Burton Cuts Costs With New Servers

Burton snowboardsWhile servers may not be the sexiest aspect of running the world’s largest snowboard company, they are a vital and costly enterprise that can take up a huge part of your IT budget. Burton has been taking a hard look at these costs and has partnered with Novell to switch its “mission-critical” applications from UNIX* to Novell’s SUSE(R) Linux Enterprise Server, a move that Novell estimates will save Burton 80 percent on its server costs.

Here’s the nitty-gritty from Novell’s release:

"It was important for us to have a SAP-certified Linux platform, which was one of the compelling factors that led us to choose SUSE Linux Enterprise Server," said Bill York, senior Linux administrator at Burton. "While snowboarders are not averse to risk, as a business, we can't afford to take risks when it comes to our business-critical systems that need to be available at all times. Since moving to SUSE Linux Enterprise Server, our uptime has been insane."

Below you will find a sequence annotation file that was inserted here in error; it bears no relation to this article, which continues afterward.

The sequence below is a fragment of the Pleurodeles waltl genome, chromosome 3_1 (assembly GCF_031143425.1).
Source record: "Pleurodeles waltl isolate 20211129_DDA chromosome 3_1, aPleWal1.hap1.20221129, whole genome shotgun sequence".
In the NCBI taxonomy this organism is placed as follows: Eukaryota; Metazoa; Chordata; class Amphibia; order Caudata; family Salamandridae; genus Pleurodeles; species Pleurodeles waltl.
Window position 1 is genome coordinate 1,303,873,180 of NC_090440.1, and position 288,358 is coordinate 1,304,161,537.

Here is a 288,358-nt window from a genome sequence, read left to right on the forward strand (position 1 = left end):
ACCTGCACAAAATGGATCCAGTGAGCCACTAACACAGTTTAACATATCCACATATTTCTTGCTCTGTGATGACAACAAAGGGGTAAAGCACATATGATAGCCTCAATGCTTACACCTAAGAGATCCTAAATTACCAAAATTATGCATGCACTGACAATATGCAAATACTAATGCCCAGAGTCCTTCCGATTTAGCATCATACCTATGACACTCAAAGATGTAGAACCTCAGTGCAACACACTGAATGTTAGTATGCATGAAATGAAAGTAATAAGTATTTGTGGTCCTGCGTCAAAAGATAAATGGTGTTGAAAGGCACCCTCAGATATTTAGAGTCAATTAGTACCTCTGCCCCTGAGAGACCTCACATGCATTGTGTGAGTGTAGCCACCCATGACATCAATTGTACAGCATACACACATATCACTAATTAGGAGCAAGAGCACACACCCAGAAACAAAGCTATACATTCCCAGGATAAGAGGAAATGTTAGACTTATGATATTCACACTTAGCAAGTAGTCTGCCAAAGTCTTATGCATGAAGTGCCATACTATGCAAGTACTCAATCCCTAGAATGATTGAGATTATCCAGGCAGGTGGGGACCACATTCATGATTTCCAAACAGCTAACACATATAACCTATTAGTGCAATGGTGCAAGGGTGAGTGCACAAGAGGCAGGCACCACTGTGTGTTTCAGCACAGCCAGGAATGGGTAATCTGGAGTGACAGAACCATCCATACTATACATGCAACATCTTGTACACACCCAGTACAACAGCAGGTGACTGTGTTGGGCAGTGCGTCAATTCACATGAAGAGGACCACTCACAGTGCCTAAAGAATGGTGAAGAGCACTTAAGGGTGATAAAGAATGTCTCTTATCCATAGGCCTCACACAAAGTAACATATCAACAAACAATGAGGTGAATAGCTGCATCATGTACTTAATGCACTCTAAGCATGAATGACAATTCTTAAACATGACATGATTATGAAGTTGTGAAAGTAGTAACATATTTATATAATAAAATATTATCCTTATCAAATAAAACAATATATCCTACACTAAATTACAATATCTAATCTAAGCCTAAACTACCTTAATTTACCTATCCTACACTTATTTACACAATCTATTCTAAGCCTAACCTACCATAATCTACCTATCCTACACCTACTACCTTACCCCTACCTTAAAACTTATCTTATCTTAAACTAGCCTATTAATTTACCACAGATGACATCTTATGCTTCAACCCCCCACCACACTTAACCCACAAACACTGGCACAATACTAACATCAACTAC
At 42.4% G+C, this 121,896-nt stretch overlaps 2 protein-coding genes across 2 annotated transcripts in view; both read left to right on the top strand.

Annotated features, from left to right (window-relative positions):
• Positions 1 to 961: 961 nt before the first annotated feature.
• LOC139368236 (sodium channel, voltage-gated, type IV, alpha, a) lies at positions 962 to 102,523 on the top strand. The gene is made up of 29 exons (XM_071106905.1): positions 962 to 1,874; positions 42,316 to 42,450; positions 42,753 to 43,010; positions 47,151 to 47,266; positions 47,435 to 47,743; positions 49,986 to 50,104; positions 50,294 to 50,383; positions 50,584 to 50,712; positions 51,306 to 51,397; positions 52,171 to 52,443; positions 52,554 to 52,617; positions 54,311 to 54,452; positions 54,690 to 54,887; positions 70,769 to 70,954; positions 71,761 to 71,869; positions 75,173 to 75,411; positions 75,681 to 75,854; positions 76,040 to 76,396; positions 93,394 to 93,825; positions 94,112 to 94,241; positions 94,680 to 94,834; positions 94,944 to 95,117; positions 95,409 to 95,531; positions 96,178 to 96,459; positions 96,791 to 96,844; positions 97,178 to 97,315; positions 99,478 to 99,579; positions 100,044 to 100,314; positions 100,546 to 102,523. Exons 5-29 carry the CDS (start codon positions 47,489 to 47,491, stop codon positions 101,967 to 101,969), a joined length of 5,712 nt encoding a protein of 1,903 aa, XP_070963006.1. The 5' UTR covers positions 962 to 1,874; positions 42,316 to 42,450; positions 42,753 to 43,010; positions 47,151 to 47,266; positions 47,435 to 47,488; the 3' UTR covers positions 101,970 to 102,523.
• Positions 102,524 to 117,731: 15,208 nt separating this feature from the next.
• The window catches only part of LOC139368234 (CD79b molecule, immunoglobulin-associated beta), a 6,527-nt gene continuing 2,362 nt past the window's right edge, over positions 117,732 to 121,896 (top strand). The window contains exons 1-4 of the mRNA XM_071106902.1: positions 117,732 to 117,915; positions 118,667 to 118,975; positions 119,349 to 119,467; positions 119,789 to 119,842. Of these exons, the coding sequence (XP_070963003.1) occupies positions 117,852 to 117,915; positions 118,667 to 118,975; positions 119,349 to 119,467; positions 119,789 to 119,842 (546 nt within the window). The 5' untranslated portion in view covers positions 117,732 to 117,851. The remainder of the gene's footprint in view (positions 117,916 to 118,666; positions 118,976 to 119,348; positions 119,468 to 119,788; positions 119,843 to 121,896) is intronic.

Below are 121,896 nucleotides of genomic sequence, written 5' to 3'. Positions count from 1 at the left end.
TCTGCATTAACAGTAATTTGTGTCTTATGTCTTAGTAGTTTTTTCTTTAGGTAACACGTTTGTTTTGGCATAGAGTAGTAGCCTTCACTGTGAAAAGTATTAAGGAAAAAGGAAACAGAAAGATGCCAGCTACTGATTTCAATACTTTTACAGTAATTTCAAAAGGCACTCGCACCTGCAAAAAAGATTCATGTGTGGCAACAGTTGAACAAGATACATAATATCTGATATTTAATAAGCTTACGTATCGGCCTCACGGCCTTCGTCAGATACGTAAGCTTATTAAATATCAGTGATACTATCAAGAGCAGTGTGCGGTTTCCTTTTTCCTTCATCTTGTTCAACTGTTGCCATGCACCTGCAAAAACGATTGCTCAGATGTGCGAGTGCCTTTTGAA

By moving from HP-UX* and proprietary hardware to SUSE Linux Enterprise Server running on commodity hardware, Burton has greatly reduced its server-related costs which it can now re-invest in other parts of the business. The ability to leverage open source applications is helping the company to further reduce software costs.

Moving its mission-critical SAP and Oracle environments to SUSE Linux Enterprise Server has helped Burton reduce overall server-related costs by over 80 percent compared to its previous proprietary solution. The ability to use commodity servers has not only significantly reduced the company's hardware costs, but also reduced its power consumption by 30 percent.

In addition, SUSE Linux Enterprise Server has helped the global company reduce administrative time and costs by 40 percent. Simplified administration and consistent uptime has also lowered the time spent supporting users by 25 percent. While downtime was common with Burton's previous ERP environment, the new implementation consistently hits the company's goal of 99.999 percent uptime.

You can see the full press release at Novell.com